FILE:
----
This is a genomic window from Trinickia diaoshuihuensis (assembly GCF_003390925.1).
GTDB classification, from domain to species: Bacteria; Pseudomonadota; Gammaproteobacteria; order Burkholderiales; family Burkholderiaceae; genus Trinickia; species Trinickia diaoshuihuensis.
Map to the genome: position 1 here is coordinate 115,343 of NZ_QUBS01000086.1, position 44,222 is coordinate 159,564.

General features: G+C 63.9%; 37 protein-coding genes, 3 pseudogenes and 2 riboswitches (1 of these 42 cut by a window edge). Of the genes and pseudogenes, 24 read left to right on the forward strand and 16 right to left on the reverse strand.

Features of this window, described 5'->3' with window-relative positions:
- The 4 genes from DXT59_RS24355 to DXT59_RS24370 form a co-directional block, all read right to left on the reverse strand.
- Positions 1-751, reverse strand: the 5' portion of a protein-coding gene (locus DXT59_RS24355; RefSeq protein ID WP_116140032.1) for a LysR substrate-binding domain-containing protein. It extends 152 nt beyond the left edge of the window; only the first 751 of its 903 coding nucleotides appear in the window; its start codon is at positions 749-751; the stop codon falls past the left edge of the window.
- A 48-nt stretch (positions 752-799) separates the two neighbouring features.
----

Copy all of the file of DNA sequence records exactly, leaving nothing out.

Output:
This is a genomic window from Trinickia diaoshuihuensis (assembly GCF_003390925.1).
GTDB classification, from domain to species: Bacteria; Pseudomonadota; Gammaproteobacteria; order Burkholderiales; family Burkholderiaceae; genus Trinickia; species Trinickia diaoshuihuensis.
Map to the genome: position 1 here is coordinate 115,343 of NZ_QUBS01000086.1, position 44,222 is coordinate 159,564.

General features: G+C 63.9%; 37 protein-coding genes, 3 pseudogenes and 2 riboswitches (1 of these 42 cut by a window edge). Of the genes and pseudogenes, 24 read left to right on the forward strand and 16 right to left on the reverse strand.

Features of this window, described 5'->3' with window-relative positions:
- The 4 genes from DXT59_RS24355 to DXT59_RS24370 form a co-directional block, all read right to left on the reverse strand.
- Positions 1-751, reverse strand: the 5' portion of a protein-coding gene (locus DXT59_RS24355; RefSeq protein ID WP_116140032.1) for a LysR substrate-binding domain-containing protein. It extends 152 nt beyond the left edge of the window; only the first 751 of its 903 coding nucleotides appear in the window; its start codon is at positions 749-751; the stop codon falls past the left edge of the window.
- A 48-nt stretch (positions 752-799) separates the two neighbouring features.